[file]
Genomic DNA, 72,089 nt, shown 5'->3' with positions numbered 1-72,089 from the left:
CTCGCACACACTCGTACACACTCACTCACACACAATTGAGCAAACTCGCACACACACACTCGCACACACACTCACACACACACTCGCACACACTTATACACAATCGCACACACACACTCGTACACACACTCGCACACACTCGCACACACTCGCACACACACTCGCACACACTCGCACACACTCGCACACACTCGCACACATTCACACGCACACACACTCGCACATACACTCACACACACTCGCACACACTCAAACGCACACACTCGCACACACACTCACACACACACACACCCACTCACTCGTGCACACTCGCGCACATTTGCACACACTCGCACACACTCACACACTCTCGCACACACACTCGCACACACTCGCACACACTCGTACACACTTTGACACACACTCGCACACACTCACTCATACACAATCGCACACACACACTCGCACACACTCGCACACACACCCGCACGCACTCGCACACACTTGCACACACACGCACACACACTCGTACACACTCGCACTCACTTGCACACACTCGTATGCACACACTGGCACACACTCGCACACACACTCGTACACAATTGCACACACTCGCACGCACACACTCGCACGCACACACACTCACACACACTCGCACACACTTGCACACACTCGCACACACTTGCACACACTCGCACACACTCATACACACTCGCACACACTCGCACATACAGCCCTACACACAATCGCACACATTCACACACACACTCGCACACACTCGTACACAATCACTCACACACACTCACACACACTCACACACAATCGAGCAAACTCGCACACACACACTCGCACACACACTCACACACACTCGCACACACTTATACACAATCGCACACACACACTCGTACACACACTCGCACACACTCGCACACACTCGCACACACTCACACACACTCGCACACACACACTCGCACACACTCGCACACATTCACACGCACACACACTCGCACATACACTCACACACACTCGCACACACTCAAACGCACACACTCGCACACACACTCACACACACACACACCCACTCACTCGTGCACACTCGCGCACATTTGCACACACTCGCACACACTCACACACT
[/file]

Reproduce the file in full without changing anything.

Genomic DNA, 72,089 nt, shown 5'->3' with positions numbered 1-72,089 from the left:
CTCGCACACACTCGTACACACTCACTCACACACAATTGAGCAAACTCGCACACACACACTCGCACACACACTCACACACACACTCGCACACACTTATACACAATCGCACACACACACTCGTACACACACTCGCACACACTCGCACACACTCGCACACACACTCGCACACACTCGCACACACTCGCACACACTCGCACACATTCACACGCACACACACTCGCACATACACTCACACACACTCGCACACACTCAAACGCACACACTCGCACACACACTCACACACACACACACCCACTCACTCGTGCACACTCGCGCACATTTGCACACACTCGCACACACTCACACACTCTCGCACACACACTCGCACACACTCGCACACACTCGTACACACTTTGACACACACTCGCACACACTCACTCATACACAATCGCACACACACACTCGCACACACTCGCACACACACCCGCACGCACTCGCACACACTTGCACACACACGCACACACACTCGTACACACTCGCACTCACTTGCACACACTCGTATGCACACACTGGCACACACTCGCACACACACTCGTACACAATTGCACACACTCGCACGCACACACTCGCACGCACACACACTCACACACACTCGCACACACTTGCACACACTCGCACACACTTGCACACACTCGCACACACTCATACACACTCGCACACACTCGCACATACAGCCCTACACACAATCGCACACATTCACACACACACTCGCACACACTCGTACACAATCACTCACACACACTCACACACACTCACACACAATCGAGCAAACTCGCACACACACACTCGCACACACACTCACACACACTCGCACACACTTATACACAATCGCACACACACACTCGTACACACACTCGCACACACTCGCACACACTCGCACACACTCACACACACTCGCACACACACACTCGCACACACTCGCACACATTCACACGCACACACACTCGCACATACACTCACACACACTCGCACACACTCAAACGCACACACTCGCACACACACTCACACACACACACACCCACTCACTCGTGCACACTCGCGCACATTTGCACACACTCGCACACACTCACACACT